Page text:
I grew up in Seymour, Ind. The first place we lived was on Fifth Street. It was nothing special—just a small one-story home they built for vets returning from World War II. My two brothers and I lived in the basement. My father, Richard, fixed up a section for us with wood paneling and ugly linoleum on the concrete floor.
We had triple bunk beds. I was the middle kid, so I got the middle bunk. There was a TV, and the windows were at ceiling level.
My mother, Marilyn, was a homemaker. Later, she delivered mail to keep busy. She was very pretty, and had been a runner-up in the Miss Indiana pageant in '46. She loved to paint and did so each day, in between dealing with us. My dad created a studio space for her in the basement, too. When I was little, I'd paint on top of her work. That pissed her off.
"Like the characters in the Steinbeck and Faulkner novels he admired in his youth and the dustbowl inflected songs of Woody Guthrie, he paints about alienation and struggle more than joy or ease..."
His latest body of work will soon be on view at ACA Galleries in New York, an institution that has been supporting artists in diverse disciplines with singular points of view for over 80 years. Titled John Mellencamp: Life, Death, Love, Freedom, the exhibition will bring together two bodies of work: Mellencamp’s sculptural assemblages and series of portraits. This will be his second solo exhibition with the gallery. Click HERE to read the article online and view some of the paintings that are part of the exhibit.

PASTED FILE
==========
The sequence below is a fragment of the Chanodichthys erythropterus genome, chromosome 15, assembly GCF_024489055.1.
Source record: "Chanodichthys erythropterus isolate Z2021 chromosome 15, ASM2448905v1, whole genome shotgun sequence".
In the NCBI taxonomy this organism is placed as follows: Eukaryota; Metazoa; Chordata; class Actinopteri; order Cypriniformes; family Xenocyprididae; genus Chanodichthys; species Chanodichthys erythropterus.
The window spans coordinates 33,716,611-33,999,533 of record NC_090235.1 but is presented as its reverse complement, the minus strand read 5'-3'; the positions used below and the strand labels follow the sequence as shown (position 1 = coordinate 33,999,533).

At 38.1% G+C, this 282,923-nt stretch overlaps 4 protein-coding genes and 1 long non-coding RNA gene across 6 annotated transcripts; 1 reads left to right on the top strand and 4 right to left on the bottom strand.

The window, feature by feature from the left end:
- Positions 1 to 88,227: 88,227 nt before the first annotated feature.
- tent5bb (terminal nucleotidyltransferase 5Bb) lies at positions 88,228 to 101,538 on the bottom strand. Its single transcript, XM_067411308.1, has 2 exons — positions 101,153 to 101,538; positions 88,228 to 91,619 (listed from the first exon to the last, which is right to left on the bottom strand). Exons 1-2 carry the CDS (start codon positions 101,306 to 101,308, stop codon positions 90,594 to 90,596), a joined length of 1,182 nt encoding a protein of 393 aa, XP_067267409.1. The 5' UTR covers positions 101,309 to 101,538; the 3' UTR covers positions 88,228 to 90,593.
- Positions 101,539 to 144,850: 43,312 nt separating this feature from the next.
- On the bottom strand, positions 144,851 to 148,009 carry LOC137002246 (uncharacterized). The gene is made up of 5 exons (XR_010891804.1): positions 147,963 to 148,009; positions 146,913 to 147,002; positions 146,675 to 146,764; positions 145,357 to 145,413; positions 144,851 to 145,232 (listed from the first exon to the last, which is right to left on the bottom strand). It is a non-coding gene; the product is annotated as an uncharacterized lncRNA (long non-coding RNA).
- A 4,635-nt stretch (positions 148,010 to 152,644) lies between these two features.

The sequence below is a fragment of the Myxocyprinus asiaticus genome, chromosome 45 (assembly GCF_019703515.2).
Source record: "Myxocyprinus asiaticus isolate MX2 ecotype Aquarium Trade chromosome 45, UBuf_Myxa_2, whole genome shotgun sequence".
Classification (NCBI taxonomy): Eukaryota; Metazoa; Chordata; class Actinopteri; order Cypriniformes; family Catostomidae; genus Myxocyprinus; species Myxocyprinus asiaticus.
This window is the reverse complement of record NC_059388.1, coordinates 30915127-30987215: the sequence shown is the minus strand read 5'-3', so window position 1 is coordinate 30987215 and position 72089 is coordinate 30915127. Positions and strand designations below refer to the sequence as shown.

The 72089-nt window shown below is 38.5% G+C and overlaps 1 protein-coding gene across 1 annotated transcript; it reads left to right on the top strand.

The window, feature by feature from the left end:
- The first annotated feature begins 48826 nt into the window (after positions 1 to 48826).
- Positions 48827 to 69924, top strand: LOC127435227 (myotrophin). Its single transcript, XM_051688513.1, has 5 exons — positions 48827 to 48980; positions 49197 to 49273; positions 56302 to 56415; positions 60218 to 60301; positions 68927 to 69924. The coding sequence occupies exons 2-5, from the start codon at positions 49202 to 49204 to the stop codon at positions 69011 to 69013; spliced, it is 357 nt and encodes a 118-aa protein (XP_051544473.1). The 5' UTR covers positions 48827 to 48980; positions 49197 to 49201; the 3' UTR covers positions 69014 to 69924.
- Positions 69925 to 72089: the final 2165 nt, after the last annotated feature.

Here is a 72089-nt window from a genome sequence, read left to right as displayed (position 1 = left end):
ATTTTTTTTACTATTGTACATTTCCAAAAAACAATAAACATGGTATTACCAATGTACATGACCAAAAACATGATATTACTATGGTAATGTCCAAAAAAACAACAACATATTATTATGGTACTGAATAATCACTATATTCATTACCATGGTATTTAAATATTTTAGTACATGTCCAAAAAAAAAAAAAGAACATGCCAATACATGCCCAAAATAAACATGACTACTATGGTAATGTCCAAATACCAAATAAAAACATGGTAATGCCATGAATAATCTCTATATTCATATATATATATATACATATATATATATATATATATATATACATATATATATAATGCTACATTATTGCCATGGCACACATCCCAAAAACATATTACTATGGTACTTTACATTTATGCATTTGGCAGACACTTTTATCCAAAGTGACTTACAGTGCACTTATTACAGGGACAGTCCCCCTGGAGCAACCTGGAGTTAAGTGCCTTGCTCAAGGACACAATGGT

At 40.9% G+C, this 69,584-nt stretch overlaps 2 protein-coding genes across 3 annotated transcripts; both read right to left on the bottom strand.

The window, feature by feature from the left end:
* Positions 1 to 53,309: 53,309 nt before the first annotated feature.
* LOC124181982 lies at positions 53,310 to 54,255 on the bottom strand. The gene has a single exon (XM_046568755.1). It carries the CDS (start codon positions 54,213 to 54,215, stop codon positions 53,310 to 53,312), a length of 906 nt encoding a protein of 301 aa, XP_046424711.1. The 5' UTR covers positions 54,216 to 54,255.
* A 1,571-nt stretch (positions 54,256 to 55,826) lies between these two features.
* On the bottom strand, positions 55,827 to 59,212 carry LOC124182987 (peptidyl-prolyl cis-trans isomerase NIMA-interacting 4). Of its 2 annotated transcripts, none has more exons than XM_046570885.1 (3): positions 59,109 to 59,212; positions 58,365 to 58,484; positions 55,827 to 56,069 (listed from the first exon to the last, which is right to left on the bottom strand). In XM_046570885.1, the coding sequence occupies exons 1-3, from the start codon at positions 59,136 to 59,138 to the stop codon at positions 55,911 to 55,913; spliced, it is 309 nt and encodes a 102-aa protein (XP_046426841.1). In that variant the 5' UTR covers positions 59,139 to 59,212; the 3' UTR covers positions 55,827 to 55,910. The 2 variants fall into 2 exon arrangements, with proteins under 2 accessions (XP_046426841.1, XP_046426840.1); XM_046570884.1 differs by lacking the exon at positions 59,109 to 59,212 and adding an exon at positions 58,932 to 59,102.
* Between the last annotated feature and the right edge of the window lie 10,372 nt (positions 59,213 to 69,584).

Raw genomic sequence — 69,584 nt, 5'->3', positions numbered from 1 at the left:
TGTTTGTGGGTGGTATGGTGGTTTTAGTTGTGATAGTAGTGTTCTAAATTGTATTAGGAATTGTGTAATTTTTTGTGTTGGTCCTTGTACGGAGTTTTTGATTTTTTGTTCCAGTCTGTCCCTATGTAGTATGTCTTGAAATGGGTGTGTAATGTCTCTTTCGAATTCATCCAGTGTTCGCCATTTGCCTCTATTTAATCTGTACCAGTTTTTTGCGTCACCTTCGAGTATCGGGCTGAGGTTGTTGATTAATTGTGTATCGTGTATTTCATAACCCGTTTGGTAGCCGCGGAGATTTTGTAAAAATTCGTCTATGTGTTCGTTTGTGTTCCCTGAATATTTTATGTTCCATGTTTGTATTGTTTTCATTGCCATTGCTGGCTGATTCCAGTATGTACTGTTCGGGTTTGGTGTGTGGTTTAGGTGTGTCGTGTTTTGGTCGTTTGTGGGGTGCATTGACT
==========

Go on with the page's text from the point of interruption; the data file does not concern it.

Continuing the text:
“Mellencamp paints handsomely grotesque portraits in oil that are as solemn and stirring as his hit songs are catchy and inspirational -- depicting existential scenes and human beings ridden with the angst of the everyday” notes critic Doug McClemont..."
The singer is unveiling over 25 new artworks, reflecting on the political climate of the past and present, injustice and oppression.